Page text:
Summary Calendar Appeal from the United States District Court for the Eastern District of Texas
USDC No. 1:18-CV-276 Before REAVLEY, JONES, and HIGGINSON, Circuit Judges. PER CURIAM:
Michael Lara Salas, federal prisoner # 56427-080, appeals the dismissal of his federal habeas corpus petition under 28 U.S.C. § 2241. We review the district court's legal conclusions de novo and its factual findings for clear error. Padilla v. United States, 416 F.3d 424, 425 (5th Cir. 2005). Because Salas filed his petition under § 2241, he does not need a COA to appeal its dismissal. See id.
The district court dismissed the petition as not being properly brought under § 2241. Salas correctly notes that, under Burrage v. United States, 571 U.S. 204, 218-19 (2014), he was allowed to file a § 2241 petition rather than a § 2255 motion. See § 2255(e); Santillana v. Upton, 846 F.3d 779, 783-84 (5th Cir. 2017). But we may affirm the dismissal of the § 2241 petition on any ground supported by the record. See Hunter v. Tamez, 622 F.3d 427, 430 (5th Cir. 2010).
Burrage ultimately provides Salas no relief. In Burrage, the Supreme Court held that a defendant cannot be subject to a life sentence under 21 U.S.C. § 841(b)(1)(C) unless the use of drugs provided by the defendant "is a but-for cause of the death or injury." Burrage, 571 U.S. at 218-19 (emphasis added); see Santillana, 846 F.3d at 783-84. Burrage thus made it more difficult for the Government to prove that drugs provided by a defendant caused a user's death. See Santillana, 846 F.3d at 783-84. In Santillana, we held that the Government's inability to prove "but for" causation under Burrage meant that the defendant had "satisfied her burden to show that she was potentially convicted of a nonexistent offense." Id. at 785.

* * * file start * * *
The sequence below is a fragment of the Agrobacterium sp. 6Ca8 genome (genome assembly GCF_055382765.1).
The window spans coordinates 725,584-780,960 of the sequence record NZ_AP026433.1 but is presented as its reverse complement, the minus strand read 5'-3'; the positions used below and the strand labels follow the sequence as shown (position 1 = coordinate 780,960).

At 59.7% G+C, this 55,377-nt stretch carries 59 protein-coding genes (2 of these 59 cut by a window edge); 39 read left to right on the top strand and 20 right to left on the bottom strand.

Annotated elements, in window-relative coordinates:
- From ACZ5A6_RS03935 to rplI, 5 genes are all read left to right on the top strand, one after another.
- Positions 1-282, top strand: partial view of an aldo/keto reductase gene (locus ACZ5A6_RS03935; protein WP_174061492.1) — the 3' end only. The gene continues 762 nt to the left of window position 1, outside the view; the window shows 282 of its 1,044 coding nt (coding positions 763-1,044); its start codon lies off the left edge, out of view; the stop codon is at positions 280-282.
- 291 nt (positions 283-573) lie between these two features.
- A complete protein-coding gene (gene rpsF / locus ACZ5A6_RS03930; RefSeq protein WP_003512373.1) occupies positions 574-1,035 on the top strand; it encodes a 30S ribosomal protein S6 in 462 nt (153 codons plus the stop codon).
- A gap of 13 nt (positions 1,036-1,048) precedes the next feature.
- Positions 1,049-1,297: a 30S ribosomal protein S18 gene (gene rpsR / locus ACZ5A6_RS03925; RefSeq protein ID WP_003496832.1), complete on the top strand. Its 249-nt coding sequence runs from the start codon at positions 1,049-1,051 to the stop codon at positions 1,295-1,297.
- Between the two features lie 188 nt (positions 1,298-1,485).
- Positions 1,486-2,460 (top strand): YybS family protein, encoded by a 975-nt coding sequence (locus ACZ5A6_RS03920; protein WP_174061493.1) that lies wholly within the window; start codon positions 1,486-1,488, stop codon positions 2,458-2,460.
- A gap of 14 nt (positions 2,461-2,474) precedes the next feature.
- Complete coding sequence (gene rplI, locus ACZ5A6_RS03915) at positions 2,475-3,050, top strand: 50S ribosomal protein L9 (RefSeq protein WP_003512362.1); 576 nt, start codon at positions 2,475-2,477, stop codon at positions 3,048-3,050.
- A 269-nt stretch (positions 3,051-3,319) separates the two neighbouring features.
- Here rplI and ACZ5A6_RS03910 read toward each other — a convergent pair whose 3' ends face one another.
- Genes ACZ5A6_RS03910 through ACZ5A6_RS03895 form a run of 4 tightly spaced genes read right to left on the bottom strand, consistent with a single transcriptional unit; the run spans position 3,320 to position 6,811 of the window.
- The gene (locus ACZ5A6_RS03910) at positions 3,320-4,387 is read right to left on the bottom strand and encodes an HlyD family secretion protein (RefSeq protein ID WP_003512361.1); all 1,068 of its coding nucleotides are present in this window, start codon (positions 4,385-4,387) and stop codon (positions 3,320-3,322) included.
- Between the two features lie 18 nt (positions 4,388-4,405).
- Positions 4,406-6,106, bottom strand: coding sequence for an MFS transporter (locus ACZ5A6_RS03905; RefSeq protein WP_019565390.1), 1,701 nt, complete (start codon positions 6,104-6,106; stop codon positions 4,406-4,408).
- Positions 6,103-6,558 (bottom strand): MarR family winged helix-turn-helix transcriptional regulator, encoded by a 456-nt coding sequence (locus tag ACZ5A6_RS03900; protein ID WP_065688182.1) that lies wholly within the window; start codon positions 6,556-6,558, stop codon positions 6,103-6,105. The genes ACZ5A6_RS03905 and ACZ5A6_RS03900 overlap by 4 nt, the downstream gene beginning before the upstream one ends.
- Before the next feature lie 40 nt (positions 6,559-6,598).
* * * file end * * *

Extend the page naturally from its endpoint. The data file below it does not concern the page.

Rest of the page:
But Salas was not sentenced to life under § 841(b)(1)(C); he was sentenced to 288 months in prison pursuant to a written plea agreement. Salas contends only that his plea is invalid because he pleaded guilty due to the threat of a life sentence under § 841(b)(1)(C), which threat proved to be illusory because it did not account for the increased burden of proof imposed by Burrage. Salas also asserts that, in light of Burrage, his counsel was ineffective for advising him to plead guilty.
Salas's otherwise voluntary and valid plea "cannot subsequently be invalidated on contentions that it was made through subjective fear of receiving a heavier penalty if convicted after trial, or because, in the light of hindsight, competent counsel failed to anticipate a change in the law that would have enhanced his bargaining position." Morse v. Texas, 691 F.2d 770, 773 (5th Cir. 1982); see also Brady v. United States, 397 U.S. 742, 757 (1970) (holding that "a voluntary plea of guilty intelligently made in the light of the then applicable law does not become vulnerable because later judicial decisions indicate that the plea rested on a faulty premise"). Further, Salas's plea counsel in 2010 did not have the benefit of the 2014 Burrage decision and was not required to anticipate developments in the law. See Nelson v. Estelle, 642 F.2d 903, 908 (5th Cir. 1981); Cooks v. United States, 461 F.2d 530, 532 (5th Cir. 1972) ("Clairvoyance is not a required attribute of effective representation."). Burrage does not establish that Salas was "imprisoned for conduct that was not prohibited by law." Reyes-Requena, 243 F.3d at 903. The judgment is AFFIRMED.